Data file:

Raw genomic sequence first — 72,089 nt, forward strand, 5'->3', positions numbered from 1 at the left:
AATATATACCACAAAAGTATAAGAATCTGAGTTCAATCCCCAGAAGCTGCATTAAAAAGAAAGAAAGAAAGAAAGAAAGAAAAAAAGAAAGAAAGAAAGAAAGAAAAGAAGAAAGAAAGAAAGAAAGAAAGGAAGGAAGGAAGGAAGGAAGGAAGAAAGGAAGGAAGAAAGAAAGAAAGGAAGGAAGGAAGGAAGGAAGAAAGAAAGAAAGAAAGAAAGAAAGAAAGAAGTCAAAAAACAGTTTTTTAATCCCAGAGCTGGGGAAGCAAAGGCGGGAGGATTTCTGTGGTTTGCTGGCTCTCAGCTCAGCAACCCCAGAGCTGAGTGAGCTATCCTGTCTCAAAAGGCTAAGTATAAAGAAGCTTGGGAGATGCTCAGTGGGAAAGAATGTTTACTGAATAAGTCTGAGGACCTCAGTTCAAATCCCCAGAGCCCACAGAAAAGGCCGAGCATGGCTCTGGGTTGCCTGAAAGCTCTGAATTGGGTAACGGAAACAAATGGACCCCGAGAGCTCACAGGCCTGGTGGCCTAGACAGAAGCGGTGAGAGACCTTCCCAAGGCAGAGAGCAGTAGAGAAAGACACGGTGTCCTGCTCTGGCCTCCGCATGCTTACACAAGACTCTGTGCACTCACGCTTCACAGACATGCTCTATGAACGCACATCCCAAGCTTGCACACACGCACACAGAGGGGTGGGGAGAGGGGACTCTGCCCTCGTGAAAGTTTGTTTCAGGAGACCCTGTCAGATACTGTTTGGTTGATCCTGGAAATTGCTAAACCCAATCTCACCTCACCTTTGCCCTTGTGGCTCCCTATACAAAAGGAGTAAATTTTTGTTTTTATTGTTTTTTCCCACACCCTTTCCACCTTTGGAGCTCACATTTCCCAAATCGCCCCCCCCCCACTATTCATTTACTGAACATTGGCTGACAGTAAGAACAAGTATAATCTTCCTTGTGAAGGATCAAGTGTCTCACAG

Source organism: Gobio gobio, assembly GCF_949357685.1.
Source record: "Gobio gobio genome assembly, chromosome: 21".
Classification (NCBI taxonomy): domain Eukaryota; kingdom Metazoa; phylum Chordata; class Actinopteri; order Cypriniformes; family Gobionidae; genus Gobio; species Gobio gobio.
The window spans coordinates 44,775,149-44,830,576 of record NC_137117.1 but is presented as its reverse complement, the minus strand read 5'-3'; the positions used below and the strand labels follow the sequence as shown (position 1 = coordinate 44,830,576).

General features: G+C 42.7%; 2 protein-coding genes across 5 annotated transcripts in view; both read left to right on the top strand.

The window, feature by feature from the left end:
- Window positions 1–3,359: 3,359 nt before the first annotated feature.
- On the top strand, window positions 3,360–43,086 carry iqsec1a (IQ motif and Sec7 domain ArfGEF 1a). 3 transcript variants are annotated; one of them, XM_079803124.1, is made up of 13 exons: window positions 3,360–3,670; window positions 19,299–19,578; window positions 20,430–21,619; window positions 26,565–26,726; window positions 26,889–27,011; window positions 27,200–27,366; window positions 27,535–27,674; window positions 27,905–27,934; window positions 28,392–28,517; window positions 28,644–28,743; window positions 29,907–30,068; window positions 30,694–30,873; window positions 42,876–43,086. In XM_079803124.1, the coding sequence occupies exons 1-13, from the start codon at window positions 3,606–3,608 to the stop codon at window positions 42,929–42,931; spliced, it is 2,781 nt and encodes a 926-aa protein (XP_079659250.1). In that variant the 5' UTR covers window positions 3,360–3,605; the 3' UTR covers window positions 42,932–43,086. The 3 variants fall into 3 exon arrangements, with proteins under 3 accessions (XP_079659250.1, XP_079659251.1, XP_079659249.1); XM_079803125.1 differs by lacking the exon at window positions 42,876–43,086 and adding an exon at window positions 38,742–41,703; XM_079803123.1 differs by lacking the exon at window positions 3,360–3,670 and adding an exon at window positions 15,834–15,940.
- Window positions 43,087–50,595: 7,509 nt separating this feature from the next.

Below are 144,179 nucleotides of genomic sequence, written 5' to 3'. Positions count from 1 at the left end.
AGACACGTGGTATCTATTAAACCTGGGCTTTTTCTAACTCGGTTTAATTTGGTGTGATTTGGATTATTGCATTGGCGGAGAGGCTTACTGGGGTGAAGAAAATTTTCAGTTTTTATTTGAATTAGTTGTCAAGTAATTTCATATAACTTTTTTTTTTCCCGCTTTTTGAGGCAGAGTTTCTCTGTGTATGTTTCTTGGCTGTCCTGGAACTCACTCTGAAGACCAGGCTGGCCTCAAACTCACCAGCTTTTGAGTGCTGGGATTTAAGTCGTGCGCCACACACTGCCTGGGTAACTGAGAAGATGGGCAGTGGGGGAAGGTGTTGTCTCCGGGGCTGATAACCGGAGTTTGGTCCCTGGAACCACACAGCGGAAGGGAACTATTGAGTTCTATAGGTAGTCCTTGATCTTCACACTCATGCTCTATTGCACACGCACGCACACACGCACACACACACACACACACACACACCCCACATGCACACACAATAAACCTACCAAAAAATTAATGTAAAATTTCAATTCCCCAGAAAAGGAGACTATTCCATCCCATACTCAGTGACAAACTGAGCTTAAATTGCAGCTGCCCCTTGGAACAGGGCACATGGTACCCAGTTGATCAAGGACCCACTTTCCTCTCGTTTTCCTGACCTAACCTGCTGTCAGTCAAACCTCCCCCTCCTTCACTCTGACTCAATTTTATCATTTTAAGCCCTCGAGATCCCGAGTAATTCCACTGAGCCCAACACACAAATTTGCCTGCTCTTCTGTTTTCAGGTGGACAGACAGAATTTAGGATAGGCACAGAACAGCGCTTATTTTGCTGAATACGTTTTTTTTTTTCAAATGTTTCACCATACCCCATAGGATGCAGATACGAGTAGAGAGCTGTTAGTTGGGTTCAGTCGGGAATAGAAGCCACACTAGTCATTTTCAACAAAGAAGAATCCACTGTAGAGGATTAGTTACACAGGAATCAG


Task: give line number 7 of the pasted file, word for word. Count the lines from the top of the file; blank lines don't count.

General features: G+C 42.7%; 2 protein-coding genes across 5 annotated transcripts in view; both read left to right on the top strand.